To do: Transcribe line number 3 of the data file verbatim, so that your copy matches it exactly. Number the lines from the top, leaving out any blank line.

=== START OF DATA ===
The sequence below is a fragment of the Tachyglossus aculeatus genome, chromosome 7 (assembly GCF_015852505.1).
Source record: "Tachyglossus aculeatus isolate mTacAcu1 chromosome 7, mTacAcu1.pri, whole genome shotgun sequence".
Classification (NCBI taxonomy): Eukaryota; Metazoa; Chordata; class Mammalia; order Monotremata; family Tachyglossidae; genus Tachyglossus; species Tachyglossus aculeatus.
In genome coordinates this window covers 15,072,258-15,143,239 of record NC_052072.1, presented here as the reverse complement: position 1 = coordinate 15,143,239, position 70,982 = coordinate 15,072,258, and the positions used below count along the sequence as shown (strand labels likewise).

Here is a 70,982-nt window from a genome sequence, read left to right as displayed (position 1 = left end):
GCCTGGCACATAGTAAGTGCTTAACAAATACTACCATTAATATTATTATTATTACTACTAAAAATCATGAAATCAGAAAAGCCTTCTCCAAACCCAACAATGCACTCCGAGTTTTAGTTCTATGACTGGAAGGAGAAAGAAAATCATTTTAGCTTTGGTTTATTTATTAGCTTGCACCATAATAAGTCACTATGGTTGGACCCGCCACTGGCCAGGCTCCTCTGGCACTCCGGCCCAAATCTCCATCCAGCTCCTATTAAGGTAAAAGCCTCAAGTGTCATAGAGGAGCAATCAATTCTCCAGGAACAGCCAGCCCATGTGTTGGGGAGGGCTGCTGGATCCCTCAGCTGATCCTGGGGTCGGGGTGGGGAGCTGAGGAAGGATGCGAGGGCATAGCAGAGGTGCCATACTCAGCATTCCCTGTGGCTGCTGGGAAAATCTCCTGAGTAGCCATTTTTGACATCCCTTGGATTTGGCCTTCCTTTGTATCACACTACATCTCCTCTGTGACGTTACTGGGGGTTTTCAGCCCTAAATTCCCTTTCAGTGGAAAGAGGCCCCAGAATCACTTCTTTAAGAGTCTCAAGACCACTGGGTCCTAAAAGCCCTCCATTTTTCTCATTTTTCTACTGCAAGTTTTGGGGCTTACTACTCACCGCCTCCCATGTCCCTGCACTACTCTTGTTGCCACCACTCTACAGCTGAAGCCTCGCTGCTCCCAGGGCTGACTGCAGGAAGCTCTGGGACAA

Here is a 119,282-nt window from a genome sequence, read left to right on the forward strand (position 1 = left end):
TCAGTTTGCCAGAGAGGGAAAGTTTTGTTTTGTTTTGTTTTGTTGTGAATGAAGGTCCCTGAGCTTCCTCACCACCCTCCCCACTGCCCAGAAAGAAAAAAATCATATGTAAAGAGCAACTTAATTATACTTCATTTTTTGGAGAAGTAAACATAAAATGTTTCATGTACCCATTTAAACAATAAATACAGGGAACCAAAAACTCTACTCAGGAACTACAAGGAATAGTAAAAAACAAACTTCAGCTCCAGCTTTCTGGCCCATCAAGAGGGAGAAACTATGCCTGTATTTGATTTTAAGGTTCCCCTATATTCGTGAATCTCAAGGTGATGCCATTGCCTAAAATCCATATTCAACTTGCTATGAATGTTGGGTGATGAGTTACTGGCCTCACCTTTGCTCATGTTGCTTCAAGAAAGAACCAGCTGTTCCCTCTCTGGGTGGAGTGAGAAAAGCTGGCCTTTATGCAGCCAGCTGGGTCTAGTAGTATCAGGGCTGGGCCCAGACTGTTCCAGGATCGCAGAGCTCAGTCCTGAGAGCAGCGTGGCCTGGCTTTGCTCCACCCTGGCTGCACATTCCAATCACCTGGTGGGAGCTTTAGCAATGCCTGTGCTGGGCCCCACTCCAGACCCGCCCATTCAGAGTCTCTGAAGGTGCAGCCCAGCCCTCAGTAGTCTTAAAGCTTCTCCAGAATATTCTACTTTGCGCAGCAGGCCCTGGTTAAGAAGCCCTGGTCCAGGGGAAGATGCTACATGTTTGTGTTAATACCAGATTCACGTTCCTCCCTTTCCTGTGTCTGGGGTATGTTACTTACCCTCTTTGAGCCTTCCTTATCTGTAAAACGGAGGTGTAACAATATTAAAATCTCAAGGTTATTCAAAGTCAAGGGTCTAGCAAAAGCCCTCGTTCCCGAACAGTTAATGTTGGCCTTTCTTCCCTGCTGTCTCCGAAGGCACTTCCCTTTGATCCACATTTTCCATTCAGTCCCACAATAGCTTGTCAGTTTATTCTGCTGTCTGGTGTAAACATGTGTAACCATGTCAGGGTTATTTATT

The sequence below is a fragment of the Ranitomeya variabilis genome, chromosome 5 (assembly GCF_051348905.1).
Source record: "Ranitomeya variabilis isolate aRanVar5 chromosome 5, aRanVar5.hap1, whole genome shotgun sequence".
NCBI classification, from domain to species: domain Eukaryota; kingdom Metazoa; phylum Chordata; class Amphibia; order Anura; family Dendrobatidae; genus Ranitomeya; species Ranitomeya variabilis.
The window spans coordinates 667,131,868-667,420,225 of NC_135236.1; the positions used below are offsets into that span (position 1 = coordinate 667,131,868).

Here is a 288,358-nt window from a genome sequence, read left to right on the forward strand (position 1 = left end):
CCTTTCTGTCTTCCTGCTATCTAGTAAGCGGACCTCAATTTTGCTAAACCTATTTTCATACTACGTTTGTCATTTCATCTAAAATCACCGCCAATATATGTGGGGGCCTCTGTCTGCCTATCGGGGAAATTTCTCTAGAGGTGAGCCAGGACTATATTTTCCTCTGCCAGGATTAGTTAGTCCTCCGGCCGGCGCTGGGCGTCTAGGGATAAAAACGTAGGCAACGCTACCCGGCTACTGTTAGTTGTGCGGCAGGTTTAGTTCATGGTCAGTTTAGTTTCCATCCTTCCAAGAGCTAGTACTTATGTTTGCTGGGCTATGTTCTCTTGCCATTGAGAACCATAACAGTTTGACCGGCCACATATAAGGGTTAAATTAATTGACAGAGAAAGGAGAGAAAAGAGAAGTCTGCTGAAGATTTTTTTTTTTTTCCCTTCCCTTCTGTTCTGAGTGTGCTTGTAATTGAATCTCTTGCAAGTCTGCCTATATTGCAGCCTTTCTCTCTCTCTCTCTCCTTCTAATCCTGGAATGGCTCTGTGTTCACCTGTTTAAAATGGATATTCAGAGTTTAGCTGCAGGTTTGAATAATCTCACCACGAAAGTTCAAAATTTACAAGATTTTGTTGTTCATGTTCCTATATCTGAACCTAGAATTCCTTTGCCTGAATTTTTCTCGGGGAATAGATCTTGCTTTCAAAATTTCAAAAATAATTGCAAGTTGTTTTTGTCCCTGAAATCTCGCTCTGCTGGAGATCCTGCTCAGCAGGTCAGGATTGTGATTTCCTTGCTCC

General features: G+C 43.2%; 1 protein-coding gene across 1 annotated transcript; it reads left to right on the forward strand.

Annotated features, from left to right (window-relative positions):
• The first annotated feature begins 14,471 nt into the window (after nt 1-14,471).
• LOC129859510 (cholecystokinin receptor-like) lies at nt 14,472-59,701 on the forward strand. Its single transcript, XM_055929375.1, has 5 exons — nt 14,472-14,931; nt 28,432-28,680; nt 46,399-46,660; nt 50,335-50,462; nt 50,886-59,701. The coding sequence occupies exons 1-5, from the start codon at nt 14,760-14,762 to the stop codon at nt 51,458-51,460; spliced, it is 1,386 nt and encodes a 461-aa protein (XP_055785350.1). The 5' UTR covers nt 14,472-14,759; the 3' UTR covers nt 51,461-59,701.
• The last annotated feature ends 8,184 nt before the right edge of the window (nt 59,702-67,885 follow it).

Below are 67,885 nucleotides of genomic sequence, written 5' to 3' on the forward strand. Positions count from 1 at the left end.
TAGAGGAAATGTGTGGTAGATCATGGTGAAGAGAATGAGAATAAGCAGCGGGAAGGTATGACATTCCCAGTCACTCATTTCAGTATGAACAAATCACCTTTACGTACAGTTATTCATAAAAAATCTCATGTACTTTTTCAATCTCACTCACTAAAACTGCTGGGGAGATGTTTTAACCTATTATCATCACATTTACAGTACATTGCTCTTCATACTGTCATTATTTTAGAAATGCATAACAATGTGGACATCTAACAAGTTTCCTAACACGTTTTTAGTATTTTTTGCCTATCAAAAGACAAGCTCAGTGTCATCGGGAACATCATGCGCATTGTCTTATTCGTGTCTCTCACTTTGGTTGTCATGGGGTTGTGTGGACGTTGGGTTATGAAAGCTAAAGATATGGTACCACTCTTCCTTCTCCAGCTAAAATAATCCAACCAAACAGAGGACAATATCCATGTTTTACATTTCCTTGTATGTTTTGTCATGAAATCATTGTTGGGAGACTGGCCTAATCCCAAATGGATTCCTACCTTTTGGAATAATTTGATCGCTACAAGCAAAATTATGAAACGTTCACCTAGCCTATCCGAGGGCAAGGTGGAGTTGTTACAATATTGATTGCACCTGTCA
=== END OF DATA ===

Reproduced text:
Classification (NCBI taxonomy): Eukaryota; Metazoa; Chordata; class Mammalia; order Monotremata; family Tachyglossidae; genus Tachyglossus; species Tachyglossus aculeatus.